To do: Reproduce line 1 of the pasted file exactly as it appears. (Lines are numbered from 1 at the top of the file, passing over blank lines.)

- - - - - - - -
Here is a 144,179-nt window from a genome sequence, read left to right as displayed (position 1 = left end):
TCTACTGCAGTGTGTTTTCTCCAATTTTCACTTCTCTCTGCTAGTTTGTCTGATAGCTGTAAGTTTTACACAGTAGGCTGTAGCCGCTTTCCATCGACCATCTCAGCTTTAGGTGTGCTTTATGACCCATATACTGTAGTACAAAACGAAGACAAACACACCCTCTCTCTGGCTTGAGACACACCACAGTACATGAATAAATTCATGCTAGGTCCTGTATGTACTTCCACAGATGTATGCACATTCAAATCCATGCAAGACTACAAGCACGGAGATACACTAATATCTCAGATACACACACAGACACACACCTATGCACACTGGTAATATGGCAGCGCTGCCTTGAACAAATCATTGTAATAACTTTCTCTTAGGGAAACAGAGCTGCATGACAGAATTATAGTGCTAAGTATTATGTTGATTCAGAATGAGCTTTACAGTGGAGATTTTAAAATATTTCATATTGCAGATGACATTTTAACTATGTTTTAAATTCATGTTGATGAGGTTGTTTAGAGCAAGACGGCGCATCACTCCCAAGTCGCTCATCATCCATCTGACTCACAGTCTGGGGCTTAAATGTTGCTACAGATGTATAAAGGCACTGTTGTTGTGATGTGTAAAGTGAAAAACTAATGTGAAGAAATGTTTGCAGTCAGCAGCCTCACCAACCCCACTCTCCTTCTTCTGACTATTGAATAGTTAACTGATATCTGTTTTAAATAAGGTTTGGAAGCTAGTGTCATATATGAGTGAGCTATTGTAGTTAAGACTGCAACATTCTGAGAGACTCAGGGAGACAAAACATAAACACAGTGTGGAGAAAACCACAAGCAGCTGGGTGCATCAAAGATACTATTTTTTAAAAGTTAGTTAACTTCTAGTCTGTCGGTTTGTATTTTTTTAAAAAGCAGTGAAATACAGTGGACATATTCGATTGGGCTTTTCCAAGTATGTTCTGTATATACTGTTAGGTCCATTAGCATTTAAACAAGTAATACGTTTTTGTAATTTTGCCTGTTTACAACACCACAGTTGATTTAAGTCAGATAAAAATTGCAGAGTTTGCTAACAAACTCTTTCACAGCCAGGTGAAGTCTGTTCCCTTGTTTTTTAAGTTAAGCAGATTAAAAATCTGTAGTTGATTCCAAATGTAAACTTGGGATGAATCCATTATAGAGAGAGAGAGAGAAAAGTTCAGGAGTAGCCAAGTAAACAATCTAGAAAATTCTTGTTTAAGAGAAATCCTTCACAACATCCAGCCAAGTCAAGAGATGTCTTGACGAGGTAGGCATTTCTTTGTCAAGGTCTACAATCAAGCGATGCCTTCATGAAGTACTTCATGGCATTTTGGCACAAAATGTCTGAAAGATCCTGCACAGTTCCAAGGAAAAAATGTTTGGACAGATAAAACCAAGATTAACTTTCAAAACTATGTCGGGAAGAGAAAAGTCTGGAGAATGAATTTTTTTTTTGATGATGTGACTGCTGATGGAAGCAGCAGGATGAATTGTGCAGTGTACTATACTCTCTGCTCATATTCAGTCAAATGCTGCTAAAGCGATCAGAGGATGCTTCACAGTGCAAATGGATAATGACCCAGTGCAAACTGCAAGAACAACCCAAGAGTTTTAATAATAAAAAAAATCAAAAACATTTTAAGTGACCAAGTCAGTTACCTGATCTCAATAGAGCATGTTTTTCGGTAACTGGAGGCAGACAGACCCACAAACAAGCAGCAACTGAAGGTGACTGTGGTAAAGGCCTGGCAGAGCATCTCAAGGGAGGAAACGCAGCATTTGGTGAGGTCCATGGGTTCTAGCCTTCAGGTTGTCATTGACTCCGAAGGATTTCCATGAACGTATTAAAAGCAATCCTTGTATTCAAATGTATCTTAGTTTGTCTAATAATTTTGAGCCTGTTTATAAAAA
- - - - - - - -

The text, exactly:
Here is a 144,179-nt window from a genome sequence, read left to right as displayed (position 1 = left end):